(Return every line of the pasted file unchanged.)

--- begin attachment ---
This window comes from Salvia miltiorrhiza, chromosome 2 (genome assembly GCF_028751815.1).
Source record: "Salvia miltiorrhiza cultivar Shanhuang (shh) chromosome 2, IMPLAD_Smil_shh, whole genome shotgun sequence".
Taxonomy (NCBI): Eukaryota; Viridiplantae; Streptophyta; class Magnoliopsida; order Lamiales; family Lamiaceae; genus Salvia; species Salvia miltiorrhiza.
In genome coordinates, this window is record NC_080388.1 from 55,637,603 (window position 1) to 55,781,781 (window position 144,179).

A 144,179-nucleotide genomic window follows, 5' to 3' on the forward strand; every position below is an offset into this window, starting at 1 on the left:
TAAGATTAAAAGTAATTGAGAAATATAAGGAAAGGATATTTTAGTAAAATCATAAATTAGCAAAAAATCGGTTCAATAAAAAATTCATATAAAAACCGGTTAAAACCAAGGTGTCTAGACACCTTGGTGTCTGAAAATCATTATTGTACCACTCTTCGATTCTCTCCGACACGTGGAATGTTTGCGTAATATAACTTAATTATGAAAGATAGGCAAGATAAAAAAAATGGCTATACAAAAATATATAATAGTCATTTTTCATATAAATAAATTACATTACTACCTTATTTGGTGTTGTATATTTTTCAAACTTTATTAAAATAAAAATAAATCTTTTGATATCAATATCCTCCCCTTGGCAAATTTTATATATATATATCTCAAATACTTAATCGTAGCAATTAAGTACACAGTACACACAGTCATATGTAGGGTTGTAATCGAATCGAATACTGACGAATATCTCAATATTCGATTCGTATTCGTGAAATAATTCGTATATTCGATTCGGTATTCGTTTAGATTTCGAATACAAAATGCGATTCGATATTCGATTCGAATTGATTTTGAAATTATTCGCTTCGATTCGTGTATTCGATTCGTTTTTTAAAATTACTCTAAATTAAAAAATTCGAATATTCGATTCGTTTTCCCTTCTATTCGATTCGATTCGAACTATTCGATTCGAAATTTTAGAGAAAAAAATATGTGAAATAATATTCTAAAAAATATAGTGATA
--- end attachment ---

This window comes from Salvia miltiorrhiza, chromosome 2 (genome assembly GCF_028751815.1).
Source record: "Salvia miltiorrhiza cultivar Shanhuang (shh) chromosome 2, IMPLAD_Smil_shh, whole genome shotgun sequence".
Taxonomy (NCBI): Eukaryota; Viridiplantae; Streptophyta; class Magnoliopsida; order Lamiales; family Lamiaceae; genus Salvia; species Salvia miltiorrhiza.
In genome coordinates, this window is record NC_080388.1 from 55,637,603 (window position 1) to 55,781,781 (window position 144,179).

A 144,179-nucleotide genomic window follows, 5' to 3' on the forward strand; every position below is an offset into this window, starting at 1 on the left:
TAAGATTAAAAGTAATTGAGAAATATAAGGAAAGGATATTTTAGTAAAATCATAAATTAGCAAAAAATCGGTTCAATAAAAAATTCATATAAAAACCGGTTAAAACCAAGGTGTCTAGACACCTTGGTGTCTGAAAATCATTATTGTACCACTCTTCGATTCTCTCCGACACGTGGAATGTTTGCGTAATATAACTTAATTATGAAAGATAGGCAAGATAAAAAAAATGGCTATACAAAAATATATAATAGTCATTTTTCATATAAATAAATTACATTACTACCTTATTTGGTGTTGTATATTTTTCAAACTTTATTAAAATAAAAATAAATCTTTTGATATCAATATCCTCCCCTTGGCAAATTTTATATATATATATCTCAAATACTTAATCGTAGCAATTAAGTACACAGTACACACAGTCATATGTAGGGTTGTAATCGAATCGAATACTGACGAATATCTCAATATTCGATTCGTATTCGTGAAATAATTCGTATATTCGATTCGGTATTCGTTTAGATTTCGAATACAAAATGCGATTCGATATTCGATTCGAATTGATTTTGAAATTATTCGCTTCGATTCGTGTATTCGATTCGTTTTTTAAAATTACTCTAAATTAAAAAATTCGAATATTCGATTCGTTTTCCCTTCTATTCGATTCGATTCGAACTATTCGATTCGAAATTTTAGAGAAAAAAATATGTGAAATAATATTCTAAAAAATATAGTGATA